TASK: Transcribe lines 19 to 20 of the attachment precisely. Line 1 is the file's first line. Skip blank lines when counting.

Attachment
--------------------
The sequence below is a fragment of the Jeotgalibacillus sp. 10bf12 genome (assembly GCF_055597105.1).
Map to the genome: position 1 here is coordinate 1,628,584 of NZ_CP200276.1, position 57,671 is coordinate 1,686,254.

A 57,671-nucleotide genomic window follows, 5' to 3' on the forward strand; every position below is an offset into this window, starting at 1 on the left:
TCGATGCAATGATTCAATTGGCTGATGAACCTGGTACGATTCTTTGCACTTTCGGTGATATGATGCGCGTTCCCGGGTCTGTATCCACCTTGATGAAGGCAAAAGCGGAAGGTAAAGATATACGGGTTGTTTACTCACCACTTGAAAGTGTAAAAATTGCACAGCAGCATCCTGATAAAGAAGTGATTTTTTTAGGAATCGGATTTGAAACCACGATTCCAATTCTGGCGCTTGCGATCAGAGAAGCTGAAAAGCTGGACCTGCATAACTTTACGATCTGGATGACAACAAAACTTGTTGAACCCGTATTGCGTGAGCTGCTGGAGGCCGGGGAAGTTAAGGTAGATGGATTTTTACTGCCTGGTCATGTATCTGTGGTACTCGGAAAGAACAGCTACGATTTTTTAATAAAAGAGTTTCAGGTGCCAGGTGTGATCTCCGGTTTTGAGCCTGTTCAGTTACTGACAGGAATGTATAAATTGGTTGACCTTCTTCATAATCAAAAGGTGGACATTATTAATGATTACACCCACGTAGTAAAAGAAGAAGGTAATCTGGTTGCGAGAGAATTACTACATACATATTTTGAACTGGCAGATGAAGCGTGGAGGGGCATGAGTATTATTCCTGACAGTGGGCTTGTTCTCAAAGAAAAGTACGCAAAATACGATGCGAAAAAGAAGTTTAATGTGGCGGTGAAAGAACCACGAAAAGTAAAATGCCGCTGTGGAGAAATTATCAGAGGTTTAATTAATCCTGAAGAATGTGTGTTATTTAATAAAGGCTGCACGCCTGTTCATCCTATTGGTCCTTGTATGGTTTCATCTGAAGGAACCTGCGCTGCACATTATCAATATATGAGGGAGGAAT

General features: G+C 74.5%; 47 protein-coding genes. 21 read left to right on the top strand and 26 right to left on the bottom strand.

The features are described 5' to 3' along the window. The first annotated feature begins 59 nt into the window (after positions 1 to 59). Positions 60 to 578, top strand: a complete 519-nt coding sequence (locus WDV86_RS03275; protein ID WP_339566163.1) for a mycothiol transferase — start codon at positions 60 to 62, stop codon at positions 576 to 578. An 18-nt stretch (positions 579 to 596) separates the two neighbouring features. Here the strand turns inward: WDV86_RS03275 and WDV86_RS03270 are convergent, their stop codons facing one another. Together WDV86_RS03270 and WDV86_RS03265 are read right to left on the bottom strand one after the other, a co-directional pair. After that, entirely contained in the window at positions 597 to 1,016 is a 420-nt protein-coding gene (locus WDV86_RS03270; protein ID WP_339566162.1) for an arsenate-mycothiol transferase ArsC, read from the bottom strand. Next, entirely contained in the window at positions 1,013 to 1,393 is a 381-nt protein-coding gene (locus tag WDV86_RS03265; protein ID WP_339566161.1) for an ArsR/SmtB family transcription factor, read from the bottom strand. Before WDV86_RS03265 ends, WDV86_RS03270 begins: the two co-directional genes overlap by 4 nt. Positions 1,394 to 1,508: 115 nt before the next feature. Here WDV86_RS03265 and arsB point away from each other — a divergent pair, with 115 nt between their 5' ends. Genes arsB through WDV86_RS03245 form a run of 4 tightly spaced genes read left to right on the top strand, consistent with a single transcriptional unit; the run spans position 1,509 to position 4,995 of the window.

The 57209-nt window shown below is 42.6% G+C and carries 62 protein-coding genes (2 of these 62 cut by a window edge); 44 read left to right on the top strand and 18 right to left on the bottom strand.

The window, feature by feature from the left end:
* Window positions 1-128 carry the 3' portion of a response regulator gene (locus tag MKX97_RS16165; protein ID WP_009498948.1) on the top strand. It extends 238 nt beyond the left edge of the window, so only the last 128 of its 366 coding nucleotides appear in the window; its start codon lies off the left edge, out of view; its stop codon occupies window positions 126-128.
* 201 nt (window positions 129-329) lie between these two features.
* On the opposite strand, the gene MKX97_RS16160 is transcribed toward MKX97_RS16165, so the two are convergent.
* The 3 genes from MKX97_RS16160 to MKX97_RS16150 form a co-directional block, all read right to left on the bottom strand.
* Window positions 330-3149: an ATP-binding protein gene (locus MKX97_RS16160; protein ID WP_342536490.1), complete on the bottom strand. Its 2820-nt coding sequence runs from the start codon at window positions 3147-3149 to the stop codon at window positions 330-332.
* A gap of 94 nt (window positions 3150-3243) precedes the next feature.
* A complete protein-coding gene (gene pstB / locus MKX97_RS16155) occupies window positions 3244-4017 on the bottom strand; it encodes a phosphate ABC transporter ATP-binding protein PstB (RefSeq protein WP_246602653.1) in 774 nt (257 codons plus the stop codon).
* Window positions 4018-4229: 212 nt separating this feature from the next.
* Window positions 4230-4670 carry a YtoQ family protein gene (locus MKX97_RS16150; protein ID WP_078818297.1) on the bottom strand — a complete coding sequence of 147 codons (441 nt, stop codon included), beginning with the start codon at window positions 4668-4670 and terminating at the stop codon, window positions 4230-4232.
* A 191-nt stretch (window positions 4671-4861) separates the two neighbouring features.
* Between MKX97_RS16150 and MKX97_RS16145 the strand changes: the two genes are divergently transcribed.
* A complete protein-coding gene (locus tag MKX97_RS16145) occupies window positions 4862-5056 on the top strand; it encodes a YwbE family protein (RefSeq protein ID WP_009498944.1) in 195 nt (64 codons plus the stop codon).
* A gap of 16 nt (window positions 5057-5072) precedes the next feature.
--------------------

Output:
* Between MKX97_RS16150 and MKX97_RS16145 the strand changes: the two genes are divergently transcribed.
* A complete protein-coding gene (locus tag MKX97_RS16145) occupies window positions 4862-5056 on the top strand; it encodes a YwbE family protein (RefSeq protein ID WP_009498944.1) in 195 nt (64 codons plus the stop codon).